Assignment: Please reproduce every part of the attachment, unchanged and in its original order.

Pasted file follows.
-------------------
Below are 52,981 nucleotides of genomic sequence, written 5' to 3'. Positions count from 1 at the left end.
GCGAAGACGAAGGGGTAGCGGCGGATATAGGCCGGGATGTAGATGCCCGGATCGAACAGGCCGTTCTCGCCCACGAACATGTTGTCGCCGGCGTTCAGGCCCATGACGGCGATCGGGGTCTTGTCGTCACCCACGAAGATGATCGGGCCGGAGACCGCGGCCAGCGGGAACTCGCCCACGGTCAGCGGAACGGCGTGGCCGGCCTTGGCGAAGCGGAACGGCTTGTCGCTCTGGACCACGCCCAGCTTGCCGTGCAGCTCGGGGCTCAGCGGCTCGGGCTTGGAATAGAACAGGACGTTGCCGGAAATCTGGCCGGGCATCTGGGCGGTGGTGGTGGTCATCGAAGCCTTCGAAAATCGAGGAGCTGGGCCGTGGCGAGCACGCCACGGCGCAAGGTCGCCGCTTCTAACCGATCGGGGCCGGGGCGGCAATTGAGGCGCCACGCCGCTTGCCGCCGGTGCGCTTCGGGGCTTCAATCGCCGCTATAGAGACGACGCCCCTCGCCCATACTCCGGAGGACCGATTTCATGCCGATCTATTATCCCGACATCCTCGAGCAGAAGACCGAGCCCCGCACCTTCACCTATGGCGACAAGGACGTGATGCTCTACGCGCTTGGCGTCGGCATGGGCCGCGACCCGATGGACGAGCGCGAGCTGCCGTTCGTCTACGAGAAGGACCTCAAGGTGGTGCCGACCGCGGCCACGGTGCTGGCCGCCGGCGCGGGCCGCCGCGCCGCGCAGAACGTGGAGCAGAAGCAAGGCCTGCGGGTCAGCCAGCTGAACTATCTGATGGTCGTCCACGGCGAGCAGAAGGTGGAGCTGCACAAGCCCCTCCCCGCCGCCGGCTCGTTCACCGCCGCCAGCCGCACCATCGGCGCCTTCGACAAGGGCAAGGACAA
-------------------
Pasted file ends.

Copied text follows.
Below are 52,981 nucleotides of genomic sequence, written 5' to 3'. Positions count from 1 at the left end.
GCGAAGACGAAGGGGTAGCGGCGGATATAGGCCGGGATGTAGATGCCCGGATCGAACAGGCCGTTCTCGCCCACGAACATGTTGTCGCCGGCGTTCAGGCCCATGACGGCGATCGGGGTCTTGTCGTCACCCACGAAGATGATCGGGCCGGAGACCGCGGCCAGCGGGAACTCGCCCACGGTCAGCGGAACGGCGTGGCCGGCCTTGGCGAAGCGGAACGGCTTGTCGCTCTGGACCACGCCCAGCTTGCCGTGCAGCTCGGGGCTCAGCGGCTCGGGCTTGGAATAGAACAGGACGTTGCCGGAAATCTGGCCGGGCATCTGGGCGGTGGTGGTGGTCATCGAAGCCTTCGAAAATCGAGGAGCTGGGCCGTGGCGAGCACGCCACGGCGCAAGGTCGCCGCTTCTAACCGATCGGGGCCGGGGCGGCAATTGAGGCGCCACGCCGCTTGCCGCCGGTGCGCTTCGGGGCTTCAATCGCCGCTATAGAGACGACGCCCCTCGCCCATACTCCGGAGGACCGATTTCATGCCGATCTATTATCCCGACATCCTCGAGCAGAAGACCGAGCCCCGCACCTTCACCTATGGCGACAAGGACGTGATGCTCTACGCGCTTGGCGTCGGCATGGGCCGCGACCCGATGGACGAGCGCGAGCTGCCGTTCGTCTACGAGAAGGACCTCAAGGTGGTGCCGACCGCGGCCACGGTGCTGGCCGCCGGCGCGGGCCGCCGCGCCGCGCAGAACGTGGAGCAGAAGCAAGGCCTGCGGGTCAGCCAGCTGAACTATCTGATGGTCGTCCACGGCGAGCAGAAGGTGGAGCTGCACAAGCCCCTCCCCGCCGCCGGCTCGTTCACCGCCGCCAGCCGCACCATCGGCGCCTTCGACAAGGGCAAGGACAA